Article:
Speaking on Sky News, the Chairman of the Foreign Affairs Committee argued a parliamentary rejection of Theresa May's final Brexit deal with Brussels will most likely result in her Government being overthrown.
'I hope very much the government will look at that, because I think it provides a solution which would satisfy everybody, ' he said.
With not all rebels persuaded that May's plan can prevent an economic shock after Brexit, some say they will challenge her plans to leave the customs union again during votes on other bills, on trade and customs, which will be brought back to the house some time before July 24.
The issue was at the heart of a knife-edge vote on Tuesday, which saw more than a dozen MPs, including Nicky Morgan and Ed Vaizey, called into the prime minister's office to be given last-minute reassurances their concerns would be addressed.
May, who leads a minority government propped up by the small Northern Irish Democratic Unionist Party (DUP), conceded that "we need parliamentary support" to implement Brexit.
Labour split three ways as the Commons debated a Lords amendment to the EU (Withdrawal) Bill calling for EEA membership to remain on the negotiating table.
Jeremy Corbyn urged his MPs to abstain but 75 voted for and 15 against, while six quit their frontbench roles.
And former attorney general Dominic Grieve withdrew his own proposals spelling out precise terms under which MPs should be given a "meaningful vote" on the eventual deal - including the power to dictate what the UK Government should do if no acceptable agreement is reached by February 2019.
"I absolutely trust what the Prime Minister says to us", he told BBC Radio 4's PM programme. It was sealed at a private meeting between May and potential rebels. Part B said that if no deal with the European Union was reached by 30 November 2018, the government would have to come to parliament and explain exactly what would happen next.
"In all conscience, I can not support the Government's decision to oppose this amendment because doing so breaches such fundamental principles of human rights and Parliamentary sovereignty".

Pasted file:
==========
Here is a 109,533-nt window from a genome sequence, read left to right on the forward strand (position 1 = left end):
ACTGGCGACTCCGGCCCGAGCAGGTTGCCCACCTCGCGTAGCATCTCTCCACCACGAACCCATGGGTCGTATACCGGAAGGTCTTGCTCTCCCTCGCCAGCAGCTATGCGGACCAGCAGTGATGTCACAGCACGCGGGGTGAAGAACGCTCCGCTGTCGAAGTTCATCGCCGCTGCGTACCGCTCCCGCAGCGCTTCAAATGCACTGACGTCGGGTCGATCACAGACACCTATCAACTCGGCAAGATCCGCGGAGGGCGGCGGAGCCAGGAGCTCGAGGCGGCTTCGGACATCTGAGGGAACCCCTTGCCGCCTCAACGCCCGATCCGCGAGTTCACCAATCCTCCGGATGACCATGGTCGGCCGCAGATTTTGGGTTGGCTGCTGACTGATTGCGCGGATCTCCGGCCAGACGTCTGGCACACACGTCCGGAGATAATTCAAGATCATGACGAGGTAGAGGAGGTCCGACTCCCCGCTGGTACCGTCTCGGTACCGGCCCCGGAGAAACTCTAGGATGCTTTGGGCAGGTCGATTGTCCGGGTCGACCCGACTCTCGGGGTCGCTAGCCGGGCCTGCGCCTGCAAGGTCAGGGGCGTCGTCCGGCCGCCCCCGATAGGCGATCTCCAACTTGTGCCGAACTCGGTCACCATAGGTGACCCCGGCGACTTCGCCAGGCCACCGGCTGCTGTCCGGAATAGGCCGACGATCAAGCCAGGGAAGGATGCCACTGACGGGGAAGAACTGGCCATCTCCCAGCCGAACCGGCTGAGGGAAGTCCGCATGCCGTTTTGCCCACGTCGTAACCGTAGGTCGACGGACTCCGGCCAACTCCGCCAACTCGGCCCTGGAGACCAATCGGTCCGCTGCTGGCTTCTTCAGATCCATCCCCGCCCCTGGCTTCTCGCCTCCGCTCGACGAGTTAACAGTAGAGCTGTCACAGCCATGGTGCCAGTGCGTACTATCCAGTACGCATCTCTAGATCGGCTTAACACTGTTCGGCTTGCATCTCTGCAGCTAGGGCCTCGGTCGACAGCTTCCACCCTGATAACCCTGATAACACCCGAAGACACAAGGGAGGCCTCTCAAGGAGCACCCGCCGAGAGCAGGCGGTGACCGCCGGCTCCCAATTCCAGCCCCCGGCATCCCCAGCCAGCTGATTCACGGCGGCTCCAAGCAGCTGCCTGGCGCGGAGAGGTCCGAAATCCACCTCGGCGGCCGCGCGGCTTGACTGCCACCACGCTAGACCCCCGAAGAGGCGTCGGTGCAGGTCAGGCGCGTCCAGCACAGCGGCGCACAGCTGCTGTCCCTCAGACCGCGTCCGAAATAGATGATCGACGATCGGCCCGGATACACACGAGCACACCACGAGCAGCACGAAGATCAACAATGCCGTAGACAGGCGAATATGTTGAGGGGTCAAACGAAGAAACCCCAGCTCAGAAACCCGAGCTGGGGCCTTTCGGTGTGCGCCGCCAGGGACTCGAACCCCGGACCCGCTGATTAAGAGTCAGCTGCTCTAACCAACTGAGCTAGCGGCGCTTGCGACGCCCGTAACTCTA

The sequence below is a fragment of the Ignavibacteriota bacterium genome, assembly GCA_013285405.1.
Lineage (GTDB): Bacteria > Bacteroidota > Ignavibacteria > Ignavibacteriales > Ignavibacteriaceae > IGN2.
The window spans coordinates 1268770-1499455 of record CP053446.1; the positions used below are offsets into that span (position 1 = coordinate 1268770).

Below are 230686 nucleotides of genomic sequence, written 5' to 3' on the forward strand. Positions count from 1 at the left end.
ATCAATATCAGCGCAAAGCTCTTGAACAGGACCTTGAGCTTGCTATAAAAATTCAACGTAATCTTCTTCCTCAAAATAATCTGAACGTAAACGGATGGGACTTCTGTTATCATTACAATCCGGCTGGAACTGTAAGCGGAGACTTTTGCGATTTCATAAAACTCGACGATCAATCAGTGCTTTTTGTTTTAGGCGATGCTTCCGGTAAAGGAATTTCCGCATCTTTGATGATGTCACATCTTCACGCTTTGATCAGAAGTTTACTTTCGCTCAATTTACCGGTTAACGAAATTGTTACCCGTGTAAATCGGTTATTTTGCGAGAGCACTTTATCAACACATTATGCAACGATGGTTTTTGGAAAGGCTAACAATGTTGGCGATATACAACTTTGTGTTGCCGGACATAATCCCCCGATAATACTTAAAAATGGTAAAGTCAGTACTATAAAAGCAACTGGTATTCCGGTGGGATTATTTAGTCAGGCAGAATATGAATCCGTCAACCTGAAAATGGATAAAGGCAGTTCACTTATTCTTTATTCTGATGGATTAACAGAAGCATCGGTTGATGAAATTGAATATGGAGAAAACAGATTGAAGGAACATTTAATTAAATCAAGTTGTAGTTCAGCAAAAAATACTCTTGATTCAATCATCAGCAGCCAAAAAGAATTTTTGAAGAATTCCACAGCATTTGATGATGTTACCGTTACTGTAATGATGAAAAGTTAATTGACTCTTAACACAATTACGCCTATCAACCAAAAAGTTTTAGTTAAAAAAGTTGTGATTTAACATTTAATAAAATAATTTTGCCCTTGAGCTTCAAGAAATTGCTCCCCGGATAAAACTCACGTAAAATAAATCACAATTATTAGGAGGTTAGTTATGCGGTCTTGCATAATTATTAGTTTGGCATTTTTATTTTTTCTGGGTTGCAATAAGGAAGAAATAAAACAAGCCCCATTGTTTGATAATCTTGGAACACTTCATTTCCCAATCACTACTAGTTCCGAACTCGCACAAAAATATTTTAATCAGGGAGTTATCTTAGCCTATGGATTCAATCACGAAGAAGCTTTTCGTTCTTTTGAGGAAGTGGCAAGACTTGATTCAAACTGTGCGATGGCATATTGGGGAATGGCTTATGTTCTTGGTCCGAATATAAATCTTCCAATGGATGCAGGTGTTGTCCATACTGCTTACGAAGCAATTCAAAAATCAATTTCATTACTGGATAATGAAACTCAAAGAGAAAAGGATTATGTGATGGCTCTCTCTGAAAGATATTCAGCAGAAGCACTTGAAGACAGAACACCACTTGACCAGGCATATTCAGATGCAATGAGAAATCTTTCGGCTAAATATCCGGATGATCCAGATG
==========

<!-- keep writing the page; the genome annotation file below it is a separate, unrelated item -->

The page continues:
"The question is how do we take some sensible steps to anticipate that happening and try to make sure that there is a coherent process for dealing with it".
The Prime Minister appeared to have defused a potentially explosive row over the EU customs union on Monday night as Tory pro-Europe rebels Sir Oliver Letwin and Nicky Morgan and Brexiteers Jacob Rees-Mogg and Sir Bill Cash came together to table a separate compromise amendment backing "a customs arrangement" with the EU.
"We will wait and see the details of this concession and will hold ministers to account to ensure it lives up to the promises they have made to Parliament".
Ms Allen said: "No Tory MP, not a single one, is trying to stop Brexit".
"Time will tell as to whether this is just another attempt to buy off the rebels or a real attempt at consensus".
Senior Tory Nigel Evans added: 'Bracknell folk voted out by a greater margin than the United Kingdom - we all stood on a manifesto only a year ago to deliver brexit and that is what the people now expect.
After winning yesterday's ballot over changes to a future "meaningful vote" on a final agreement with Brussels in her European Union withdrawal bill, May's plans to end more than 40 years of membership in the bloc were still on track.